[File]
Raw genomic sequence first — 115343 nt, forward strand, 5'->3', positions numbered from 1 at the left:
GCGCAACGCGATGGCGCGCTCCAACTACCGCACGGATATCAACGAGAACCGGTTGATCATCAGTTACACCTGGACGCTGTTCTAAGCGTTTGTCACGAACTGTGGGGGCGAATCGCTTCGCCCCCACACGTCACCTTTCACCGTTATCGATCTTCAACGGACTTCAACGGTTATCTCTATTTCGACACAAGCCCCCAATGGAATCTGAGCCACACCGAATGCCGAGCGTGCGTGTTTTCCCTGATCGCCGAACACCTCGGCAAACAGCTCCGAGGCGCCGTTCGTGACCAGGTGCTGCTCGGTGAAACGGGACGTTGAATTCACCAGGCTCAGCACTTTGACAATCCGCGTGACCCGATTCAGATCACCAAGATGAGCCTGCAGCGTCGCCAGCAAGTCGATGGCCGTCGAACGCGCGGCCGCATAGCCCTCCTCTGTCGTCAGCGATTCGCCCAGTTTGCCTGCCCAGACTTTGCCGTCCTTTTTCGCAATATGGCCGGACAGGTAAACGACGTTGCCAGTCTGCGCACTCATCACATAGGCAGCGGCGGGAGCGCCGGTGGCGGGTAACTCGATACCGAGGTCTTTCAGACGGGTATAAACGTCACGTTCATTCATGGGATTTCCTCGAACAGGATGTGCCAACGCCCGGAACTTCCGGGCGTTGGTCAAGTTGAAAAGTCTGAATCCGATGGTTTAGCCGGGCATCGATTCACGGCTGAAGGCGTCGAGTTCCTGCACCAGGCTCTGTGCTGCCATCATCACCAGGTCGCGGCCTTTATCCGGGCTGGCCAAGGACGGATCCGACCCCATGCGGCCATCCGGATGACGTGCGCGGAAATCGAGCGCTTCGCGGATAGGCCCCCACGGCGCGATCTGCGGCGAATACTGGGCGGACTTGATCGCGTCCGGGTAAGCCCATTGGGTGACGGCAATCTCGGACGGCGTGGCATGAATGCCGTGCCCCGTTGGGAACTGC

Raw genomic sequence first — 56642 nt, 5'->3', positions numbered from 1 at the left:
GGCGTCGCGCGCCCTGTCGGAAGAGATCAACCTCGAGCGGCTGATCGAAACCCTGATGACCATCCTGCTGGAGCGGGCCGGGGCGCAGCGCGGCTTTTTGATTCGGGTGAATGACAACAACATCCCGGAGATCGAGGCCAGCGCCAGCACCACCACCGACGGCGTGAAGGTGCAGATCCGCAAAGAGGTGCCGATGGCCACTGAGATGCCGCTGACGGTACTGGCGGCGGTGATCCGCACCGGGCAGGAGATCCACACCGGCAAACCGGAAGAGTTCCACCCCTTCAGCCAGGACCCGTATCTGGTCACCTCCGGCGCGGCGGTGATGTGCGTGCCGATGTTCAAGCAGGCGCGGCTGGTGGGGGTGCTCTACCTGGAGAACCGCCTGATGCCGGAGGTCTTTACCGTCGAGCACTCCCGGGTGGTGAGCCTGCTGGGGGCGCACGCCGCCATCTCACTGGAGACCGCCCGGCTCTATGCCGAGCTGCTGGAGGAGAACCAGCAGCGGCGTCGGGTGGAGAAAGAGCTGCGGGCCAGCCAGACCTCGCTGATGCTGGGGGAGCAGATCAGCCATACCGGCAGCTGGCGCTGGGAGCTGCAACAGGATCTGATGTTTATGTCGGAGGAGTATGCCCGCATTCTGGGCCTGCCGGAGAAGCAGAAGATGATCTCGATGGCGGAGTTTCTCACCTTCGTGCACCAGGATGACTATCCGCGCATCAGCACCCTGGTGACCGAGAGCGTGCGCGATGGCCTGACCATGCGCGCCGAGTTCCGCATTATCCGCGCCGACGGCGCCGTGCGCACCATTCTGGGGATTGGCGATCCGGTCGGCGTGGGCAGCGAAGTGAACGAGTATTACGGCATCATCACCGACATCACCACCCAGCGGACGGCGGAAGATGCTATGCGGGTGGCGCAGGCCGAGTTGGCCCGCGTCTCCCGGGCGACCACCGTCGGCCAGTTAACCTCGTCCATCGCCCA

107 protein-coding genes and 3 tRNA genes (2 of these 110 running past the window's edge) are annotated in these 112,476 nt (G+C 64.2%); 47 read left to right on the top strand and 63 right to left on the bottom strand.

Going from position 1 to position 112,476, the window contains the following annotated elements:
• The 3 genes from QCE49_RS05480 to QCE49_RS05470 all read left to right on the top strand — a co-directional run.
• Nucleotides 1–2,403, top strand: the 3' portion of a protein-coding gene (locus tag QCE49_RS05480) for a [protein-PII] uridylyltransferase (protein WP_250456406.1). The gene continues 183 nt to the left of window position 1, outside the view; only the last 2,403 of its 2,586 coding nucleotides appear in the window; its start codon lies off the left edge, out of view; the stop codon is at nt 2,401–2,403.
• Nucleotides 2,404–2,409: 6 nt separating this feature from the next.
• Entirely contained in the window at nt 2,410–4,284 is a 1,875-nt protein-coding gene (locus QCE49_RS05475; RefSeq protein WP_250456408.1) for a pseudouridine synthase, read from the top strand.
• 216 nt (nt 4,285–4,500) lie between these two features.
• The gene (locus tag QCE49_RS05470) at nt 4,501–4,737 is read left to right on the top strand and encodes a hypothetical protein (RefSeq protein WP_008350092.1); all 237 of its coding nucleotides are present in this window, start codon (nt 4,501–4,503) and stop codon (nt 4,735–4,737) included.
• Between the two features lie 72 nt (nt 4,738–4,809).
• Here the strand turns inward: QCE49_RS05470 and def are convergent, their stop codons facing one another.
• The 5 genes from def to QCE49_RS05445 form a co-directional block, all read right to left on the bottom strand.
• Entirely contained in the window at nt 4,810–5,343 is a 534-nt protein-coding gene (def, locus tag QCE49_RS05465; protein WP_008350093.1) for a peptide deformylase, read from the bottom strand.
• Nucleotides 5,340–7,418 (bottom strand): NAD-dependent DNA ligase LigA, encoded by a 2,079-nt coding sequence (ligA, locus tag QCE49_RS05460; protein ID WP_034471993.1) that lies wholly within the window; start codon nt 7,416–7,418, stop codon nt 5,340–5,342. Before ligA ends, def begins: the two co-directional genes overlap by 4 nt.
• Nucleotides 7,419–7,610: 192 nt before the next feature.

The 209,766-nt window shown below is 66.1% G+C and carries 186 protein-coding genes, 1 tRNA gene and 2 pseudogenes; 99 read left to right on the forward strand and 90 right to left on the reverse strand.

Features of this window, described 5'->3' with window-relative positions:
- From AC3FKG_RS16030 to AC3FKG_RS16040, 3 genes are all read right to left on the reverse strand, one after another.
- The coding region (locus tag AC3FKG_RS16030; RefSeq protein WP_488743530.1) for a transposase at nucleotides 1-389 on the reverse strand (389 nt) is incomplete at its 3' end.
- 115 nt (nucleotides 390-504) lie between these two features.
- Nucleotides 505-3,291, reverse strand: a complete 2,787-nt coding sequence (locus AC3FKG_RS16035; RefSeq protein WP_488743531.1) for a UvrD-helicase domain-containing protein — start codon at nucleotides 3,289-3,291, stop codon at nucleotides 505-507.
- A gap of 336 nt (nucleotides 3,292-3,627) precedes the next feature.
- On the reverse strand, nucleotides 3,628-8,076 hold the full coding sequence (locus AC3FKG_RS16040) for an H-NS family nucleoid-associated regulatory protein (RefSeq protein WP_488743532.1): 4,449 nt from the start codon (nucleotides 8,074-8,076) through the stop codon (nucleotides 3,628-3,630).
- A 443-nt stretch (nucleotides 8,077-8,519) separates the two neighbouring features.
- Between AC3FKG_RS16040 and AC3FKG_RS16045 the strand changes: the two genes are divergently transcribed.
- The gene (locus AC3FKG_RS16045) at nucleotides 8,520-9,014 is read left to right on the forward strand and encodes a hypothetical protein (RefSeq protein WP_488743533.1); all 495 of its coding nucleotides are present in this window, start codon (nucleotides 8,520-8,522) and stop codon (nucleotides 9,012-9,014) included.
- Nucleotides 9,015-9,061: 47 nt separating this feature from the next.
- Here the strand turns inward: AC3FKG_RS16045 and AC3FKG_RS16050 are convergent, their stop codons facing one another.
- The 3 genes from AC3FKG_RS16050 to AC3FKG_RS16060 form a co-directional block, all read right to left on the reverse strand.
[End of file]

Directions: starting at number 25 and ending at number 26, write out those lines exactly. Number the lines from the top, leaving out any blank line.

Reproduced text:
- A gap of 336 nt (nucleotides 3,292-3,627) precedes the next feature.
- On the reverse strand, nucleotides 3,628-8,076 hold the full coding sequence (locus AC3FKG_RS16040) for an H-NS family nucleoid-associated regulatory protein (RefSeq protein WP_488743532.1): 4,449 nt from the start codon (nucleotides 8,074-8,076) through the stop codon (nucleotides 3,628-3,630).